You'll remember that Paul Manafort was the chairman of Trump's campaign for a period of time, until there was a lot of embarrassment about his lucrative career lobbying for a pro-Russia Ukrainian party and the failure to report those proceeds and receipts.


CUOMO: And Trump's outrage about what happened with Melania's speech. Don't forget about that part of the calculus either at the convention when they wound up throwing Melania under the trump -- under the Trump. Under the bus when that speech writer lifted some of the language from Michelle Obama. That was a problem, also.

[07:15:02] What does the reporting reveal, Carol, in terms of the intentionality by the special counsel here? Is this because Manafort wasn't cooperating? Is this because they believed he might not cooperate? Was this just a show of force?

LEONNIG: So it could have very well been just a show of force, like we're not kidding around, Mr. Manafort. We are looking at you for potential crimes. And you have to convince a judge that indeed there is probable cause to believe a crime has been committed. In this one, there's a decent amount of public evidence of a potential crime, failure to report, false statements, documents and tax liability, lots of liability there.

But whether or not Mueller thinks that Manafort was going to cooperate with a subpoena, it's unclear. What we do know is a judge was convinced that there was fear about whether or not these records would be turned over voluntarily.

CAMEROTA: Carol, thanks so much for sharing your reporting with us this morning.

John Kirby, John Avlon, thank you very much.

CAMEROTA: All right. So why did Senator Ron Johnson suggest John McCain's brain cancer possibly affected his decisive no vote on Obamacare's repeal? Did he really mean it the way that it's being interpreted?

The senator is here. He's going to talk about that. We're going to talk about North Korea and then he has brought his charts to explain to you the businessman's perspective on how to fix health care. All that coming up.


[07:20:28] CUOMO: Senator Ron Johnson says he was taken out of context, but he's certainly under fire for comments about Senator John McCain's decisive no vote on health care. Here is a part of the discussion in question.


SEN. RON JOHNSON (R), MICHIGAN: We did get a call in Paul, and he assured us that skinny repeal not going to pass the House, it would have to go to conference. Again I'm not going to speak for John McCain. He has a brain tumor right now. That vote occurred at 1:30 in the morning. Some of that might have affected him.

I don't know exactly what -- we really thought yes, I don't want to speak for any senator, I really thought John was going to vote yes to send that to conference at 10:30 at night. By about 1:00, 1:30, he voted no. So you have to ask John in terms of what was on his mind.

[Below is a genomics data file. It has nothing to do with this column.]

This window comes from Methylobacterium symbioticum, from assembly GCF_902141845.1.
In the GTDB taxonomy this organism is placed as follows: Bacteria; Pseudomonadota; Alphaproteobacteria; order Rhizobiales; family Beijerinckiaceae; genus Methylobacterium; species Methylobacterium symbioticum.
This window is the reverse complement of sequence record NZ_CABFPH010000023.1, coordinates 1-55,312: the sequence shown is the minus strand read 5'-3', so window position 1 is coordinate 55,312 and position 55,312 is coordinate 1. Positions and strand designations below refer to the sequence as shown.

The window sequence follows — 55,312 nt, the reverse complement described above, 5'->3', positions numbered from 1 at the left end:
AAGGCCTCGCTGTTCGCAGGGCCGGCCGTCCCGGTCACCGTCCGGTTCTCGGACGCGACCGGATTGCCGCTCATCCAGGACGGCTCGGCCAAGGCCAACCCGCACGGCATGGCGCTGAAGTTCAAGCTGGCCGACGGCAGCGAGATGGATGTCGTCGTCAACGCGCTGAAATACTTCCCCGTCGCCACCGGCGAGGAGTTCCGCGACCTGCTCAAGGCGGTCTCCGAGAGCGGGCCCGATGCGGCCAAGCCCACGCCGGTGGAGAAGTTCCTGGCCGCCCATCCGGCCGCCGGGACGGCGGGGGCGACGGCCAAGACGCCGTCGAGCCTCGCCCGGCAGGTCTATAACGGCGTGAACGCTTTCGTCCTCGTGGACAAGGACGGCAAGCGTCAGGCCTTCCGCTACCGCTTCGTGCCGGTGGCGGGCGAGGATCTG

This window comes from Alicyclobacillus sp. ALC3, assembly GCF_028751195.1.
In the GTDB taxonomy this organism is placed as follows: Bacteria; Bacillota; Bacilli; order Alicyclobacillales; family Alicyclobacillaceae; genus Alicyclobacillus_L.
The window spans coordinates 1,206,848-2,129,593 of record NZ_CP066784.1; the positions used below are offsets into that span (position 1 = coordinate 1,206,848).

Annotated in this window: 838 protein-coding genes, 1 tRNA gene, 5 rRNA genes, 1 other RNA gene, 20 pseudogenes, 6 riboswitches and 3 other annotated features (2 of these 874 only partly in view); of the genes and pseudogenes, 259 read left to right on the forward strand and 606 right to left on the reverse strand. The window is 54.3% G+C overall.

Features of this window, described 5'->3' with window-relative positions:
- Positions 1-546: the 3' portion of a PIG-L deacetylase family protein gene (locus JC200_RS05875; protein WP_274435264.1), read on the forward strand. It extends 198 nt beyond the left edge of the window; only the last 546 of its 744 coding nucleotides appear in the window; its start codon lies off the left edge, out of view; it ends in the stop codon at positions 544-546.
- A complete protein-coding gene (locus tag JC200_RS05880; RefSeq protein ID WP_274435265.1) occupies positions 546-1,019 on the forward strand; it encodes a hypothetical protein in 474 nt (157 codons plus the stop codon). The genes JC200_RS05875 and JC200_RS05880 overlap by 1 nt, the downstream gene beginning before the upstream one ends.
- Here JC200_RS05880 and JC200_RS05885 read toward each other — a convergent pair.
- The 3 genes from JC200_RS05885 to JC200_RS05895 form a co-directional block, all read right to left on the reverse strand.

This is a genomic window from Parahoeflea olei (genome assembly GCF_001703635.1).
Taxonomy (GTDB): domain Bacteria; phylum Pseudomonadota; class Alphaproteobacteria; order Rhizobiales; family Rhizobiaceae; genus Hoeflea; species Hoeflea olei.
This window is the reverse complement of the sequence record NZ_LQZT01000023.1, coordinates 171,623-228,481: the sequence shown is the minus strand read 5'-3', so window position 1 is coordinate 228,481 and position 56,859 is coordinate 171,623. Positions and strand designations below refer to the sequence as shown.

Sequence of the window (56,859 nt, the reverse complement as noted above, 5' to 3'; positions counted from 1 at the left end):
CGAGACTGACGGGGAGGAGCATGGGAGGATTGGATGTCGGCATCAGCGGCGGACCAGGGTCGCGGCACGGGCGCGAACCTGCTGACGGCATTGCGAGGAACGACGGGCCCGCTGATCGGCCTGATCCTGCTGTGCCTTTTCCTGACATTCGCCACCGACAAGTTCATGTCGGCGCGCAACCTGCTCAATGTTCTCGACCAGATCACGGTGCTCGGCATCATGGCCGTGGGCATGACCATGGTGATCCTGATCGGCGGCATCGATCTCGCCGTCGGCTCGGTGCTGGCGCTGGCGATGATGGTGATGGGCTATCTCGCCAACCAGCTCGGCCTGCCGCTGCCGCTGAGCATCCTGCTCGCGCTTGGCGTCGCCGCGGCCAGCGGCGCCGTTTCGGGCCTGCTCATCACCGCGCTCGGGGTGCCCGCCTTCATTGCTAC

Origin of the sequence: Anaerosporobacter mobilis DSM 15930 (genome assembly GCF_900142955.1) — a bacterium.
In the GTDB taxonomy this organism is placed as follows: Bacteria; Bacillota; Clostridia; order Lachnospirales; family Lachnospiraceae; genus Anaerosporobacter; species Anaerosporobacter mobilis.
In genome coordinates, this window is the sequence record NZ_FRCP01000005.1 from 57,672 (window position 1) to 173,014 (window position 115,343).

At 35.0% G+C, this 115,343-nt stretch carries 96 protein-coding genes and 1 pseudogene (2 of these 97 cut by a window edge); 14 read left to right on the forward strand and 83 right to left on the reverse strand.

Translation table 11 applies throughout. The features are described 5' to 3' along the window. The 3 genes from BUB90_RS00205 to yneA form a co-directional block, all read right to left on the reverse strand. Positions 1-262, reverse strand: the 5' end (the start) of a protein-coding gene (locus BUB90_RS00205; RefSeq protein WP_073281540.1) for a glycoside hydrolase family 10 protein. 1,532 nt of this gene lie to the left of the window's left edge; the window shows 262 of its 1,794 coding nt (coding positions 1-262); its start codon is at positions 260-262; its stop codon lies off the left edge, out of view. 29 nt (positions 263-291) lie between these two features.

CUOMO: Senator McCain's office responded, "It's bizarre, deeply unfortunate that Senator Johnson would question the judgment of a colleague and friend. Senator McCain has been very open and clear about his reasons for his vote. Communications director for Senator John McCain said that.

Well, we have Senator Ron Johnson of Wisconsin with us now. He's the chairman of the Homeland Security Committee, also a businessman most of your adult life. We're going to spend a different segment on this show going through the schematics you put together, charts to show people what has to be done on health care. But I know you want to clear this up.


CUOMO: You are known as a gentleman in the Senate. What did you mean about John McCain? What did you not mean?

JOHNSON: First of all, I have the deepest respect for John McCain. And, you know, in no way was I trying to criticize him. If anything, I was trying to defend his position. A lot of us had a real problem with that skinny repeal and we weren't going to vote for it until we got that assurance from Paul. So, listen, I was trying to defend his position and truthfully just

express my sympathy for his health condition. So again, I reached out to John, I'm hoping the talk to him today. I just have the greatest respect for John McCain.

CUOMO: And to be clear, do you believe, despite the fight that John -- McCain is going to fight the way none of us could, do you believe that he's on his game? Do you believe that his cancer should be an issue?

JOHNSON: No. Absolutely. I mean, we held a press conference. And that -- listen, I was just expressing sympathy for his condition. You know, again, no, I've got the greatest respect for John McCain. He's not impaired in any way, shape or form.

CUOMO: All right. That's done. Now someone who says they want to own every bit of what they're saying is the president of the United States with the leader of the Senate, Mitch McConnell. He has tweeted again this morning. He's taking another shot at McConnell. He is frustrated and he is putting the lack of health care on you guys.

You have been swearing that you would repeal and replace it for all these years. McConnell says it's unreasonable expectation. The president disagrees and is saying he should have gotten this done. What do you make of the president calling out the majority leader?

JOHNSON: We should have gotten this done. I mean, the ball was in our court.